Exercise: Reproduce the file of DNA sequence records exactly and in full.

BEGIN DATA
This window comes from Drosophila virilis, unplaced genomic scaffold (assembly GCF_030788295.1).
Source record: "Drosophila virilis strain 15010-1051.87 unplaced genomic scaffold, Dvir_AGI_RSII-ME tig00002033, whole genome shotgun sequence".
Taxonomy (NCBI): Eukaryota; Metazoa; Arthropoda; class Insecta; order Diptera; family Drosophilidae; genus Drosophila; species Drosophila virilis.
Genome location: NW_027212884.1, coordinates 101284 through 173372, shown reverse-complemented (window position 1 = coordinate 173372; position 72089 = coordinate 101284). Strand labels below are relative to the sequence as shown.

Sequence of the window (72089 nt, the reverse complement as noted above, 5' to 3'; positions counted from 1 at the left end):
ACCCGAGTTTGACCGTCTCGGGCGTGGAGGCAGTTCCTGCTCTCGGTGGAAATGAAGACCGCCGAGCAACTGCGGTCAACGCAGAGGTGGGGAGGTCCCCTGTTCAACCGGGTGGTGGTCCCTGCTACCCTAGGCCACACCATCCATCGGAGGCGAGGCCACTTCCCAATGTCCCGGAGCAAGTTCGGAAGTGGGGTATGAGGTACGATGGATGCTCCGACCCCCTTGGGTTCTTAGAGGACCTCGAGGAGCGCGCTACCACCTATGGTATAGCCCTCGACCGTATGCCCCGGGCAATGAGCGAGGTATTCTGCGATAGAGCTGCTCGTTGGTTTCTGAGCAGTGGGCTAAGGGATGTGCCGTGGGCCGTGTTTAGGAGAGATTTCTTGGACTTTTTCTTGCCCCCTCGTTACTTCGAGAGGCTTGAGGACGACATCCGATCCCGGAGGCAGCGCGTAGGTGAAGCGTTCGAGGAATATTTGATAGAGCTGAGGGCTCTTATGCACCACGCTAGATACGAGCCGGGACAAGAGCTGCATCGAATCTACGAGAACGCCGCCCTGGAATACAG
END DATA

This window comes from Drosophila virilis, unplaced genomic scaffold (assembly GCF_030788295.1).
Source record: "Drosophila virilis strain 15010-1051.87 unplaced genomic scaffold, Dvir_AGI_RSII-ME tig00002033, whole genome shotgun sequence".
Taxonomy (NCBI): Eukaryota; Metazoa; Arthropoda; class Insecta; order Diptera; family Drosophilidae; genus Drosophila; species Drosophila virilis.
Genome location: NW_027212884.1, coordinates 101284 through 173372, shown reverse-complemented (window position 1 = coordinate 173372; position 72089 = coordinate 101284). Strand labels below are relative to the sequence as shown.

Sequence of the window (72089 nt, the reverse complement as noted above, 5' to 3'; positions counted from 1 at the left end):
ACCCGAGTTTGACCGTCTCGGGCGTGGAGGCAGTTCCTGCTCTCGGTGGAAATGAAGACCGCCGAGCAACTGCGGTCAACGCAGAGGTGGGGAGGTCCCCTGTTCAACCGGGTGGTGGTCCCTGCTACCCTAGGCCACACCATCCATCGGAGGCGAGGCCACTTCCCAATGTCCCGGAGCAAGTTCGGAAGTGGGGTATGAGGTACGATGGATGCTCCGACCCCCTTGGGTTCTTAGAGGACCTCGAGGAGCGCGCTACCACCTATGGTATAGCCCTCGACCGTATGCCCCGGGCAATGAGCGAGGTATTCTGCGATAGAGCTGCTCGTTGGTTTCTGAGCAGTGGGCTAAGGGATGTGCCGTGGGCCGTGTTTAGGAGAGATTTCTTGGACTTTTTCTTGCCCCCTCGTTACTTCGAGAGGCTTGAGGACGACATCCGATCCCGGAGGCAGCGCGTAGGTGAAGCGTTCGAGGAATATTTGATAGAGCTGAGGGCTCTTATGCACCACGCTAGATACGAGCCGGGACAAGAGCTGCATCGAATCTACGAGAACGCCGCCCTGGAATACAG